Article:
Denis Menchov/Carlos Sastre – When Geox-TMC, the team of former grand tour winners Menchov and Sastre, weren’t invited to the Tour de France, I was one of those who thought ASO had screwed up, picking crappy French teams instead of this Spanish squad fronted by this unlikely pair. The Giro was, as a result, their everything, and the ASO is vindicated. Sastre was no where. Menchov was a shadow.
Honorable Mentions – Roman Kreuziger moved to Astana to get his chance at grand tour leadership. Liquigas was always going to go with Nibali and Ivan Basso, so that seemed like a sensible move. Kreuziger didn’t quite make the cut this time out. He remains a potential GC rider, rather than a real threat.
Christophe Le Mevel started strong, finished weak, but did Garmin-Cervelo proud, and provided another glimmer of the idea that French cyclists might be returning to grand tour podiums again one day. Maybe.
Peter Weening, the giant Dutchman, pulled a real Voekler and not only pulled on the maglia rosa in the first week, but then had the temerity to defend it.
Mark Cavendish came, saw, sprinted and then left. It’s sad to me that modern grand tour sprinters do this so often, but this is the world we live in. Specialization is king.
Final thoughts – They say the Tour de France is the biggest bike race in the world and that the Giro is the most beautiful. It would seem that Angelo Zomegnan is looking for more ways to draw even with his counterpart in France, Christian Prudhomme. They are both operating in the environment of modern cycling, which seems to be as much about which riders might be suspended as what the race route looks like. The 2011 Giro was an effort, I believe, to reassert the primacy of the race. In crushing all comers, Alberto Contador undid much of Zomegnan’s plan, and that is too bad.
(Just to be clear, I have no idea whether Contador is clean or not. I am only saying that the ongoing case related to last year’s clenbuterol positive creates doubt in the minds of many.)
Thanks to the Court of Arbitration for Sport (CAS) and their geologically-timed appeals process, Zomegnan’s problem now becomes Prudhomme’s. How to keep the focus on the racing, when the racers themselves inspire such doubt. Perhaps one day we’ll look back on this time as the “Age of Asterisks,” a time when you couldn’t be sure what race you’d seen until the various governing bodies had a year or two or three to digest what happened and the lawyers had come up with acceptable compromises in Swiss conference rooms.
Regardless, this Giro d’Italia made a valiant effort at challenging the riders in unconventional ways, pushing them well outside their comfort zones. Was it too hard? Clearly, for some, it was. For the rest, it was a great race.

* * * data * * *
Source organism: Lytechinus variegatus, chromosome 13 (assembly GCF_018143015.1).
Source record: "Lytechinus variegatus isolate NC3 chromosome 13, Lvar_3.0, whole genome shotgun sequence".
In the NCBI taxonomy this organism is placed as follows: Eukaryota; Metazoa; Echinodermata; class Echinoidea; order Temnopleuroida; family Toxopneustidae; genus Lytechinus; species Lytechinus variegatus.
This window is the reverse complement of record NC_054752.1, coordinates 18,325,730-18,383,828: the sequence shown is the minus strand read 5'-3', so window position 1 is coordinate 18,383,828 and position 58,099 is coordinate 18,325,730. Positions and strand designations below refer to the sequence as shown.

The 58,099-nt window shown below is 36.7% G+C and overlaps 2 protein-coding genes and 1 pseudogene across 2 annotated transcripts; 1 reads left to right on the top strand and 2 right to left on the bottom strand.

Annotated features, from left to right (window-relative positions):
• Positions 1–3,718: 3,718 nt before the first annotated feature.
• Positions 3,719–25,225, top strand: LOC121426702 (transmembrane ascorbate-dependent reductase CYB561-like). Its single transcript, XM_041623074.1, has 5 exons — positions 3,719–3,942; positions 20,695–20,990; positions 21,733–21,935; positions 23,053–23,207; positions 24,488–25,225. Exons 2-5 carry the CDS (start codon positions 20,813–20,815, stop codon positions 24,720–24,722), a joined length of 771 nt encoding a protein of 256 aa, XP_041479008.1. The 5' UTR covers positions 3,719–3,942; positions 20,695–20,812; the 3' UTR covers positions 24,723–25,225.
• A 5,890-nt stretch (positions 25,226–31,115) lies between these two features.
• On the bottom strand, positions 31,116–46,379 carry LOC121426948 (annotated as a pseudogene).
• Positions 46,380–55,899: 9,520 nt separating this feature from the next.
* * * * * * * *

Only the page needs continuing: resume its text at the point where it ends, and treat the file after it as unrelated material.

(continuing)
Big points have to go to the organizers for handling the tragic death of Wouter Weylandts with dignity and a minimum of controversy. Their modification of the stage that included the descent of Monte Crostis was another testing moment that passed with relatively few problems. These challenges are testament to the ability of a cycling organization to make good, effective decisions under time constraints.
The ASO, the UCI and the various national federations would do well to pay attention.
The Giro d’Italia starts Saturday, and this time out everything is BIG. The peloton, at 207 riders, is well beyond the normal size, as are the climbs (see Mt. Etna stage above), with seven mountain top finishes. This a race for the featherweights and survivors. Someone is probably taking odds on how many sprinters will even finish. My buddy DNF will definitely be there.
Here is my list of favorites: David Arroyo (Movistar), Denis Menchov and Carlos Sastre (GEOX-TMC), Vincenzo Nibali (Liquigas), Roman Kreuziger (Astana), Alberto Contador (SaxoBank-Sungard), Tiago Machado (RadioShack), Stefano Garzelli (Acqua e Sapone), Danilo di Luca (Katusha), Michele Scarponi (Lampre-ISD), Giovanni Viscontini (Farnese Vini-Neri Sottoli).
Contador’s presence at the Italian race, for the first time since he won it in 2008, shakes up the general classification. 2010 champion Ivan Basso skips this Giro to focus on the Tour, so that leave his Liquigas teammate Nibali to battle with the Spaniard. 2009 winner Denis Menchov will hope that his Geox-TMC squad has the gas to keep him in contention. Will a rapidly aging Carlos Sastre be able to help?
Astana’s Roman Kreuziger, finally given a grand tour leader’s role, has a lot of questions to answer about his true top end capabilities, and the pack of skinny Italians who might normally crowd the podium (di Luca, Grazelli, Viscontini and Scarponi) will likely struggle to keep pace with Contador and Nibali.
While most observers ooh and aah over the total number of climbs in the race, the real issue will likely be recovery. It is one thing to climb strong for a week. It is quite another to do so consistently day after day. There will be no safety for the maglia rosa, as the course just provides far too many opportunities for rivals to put in attacks.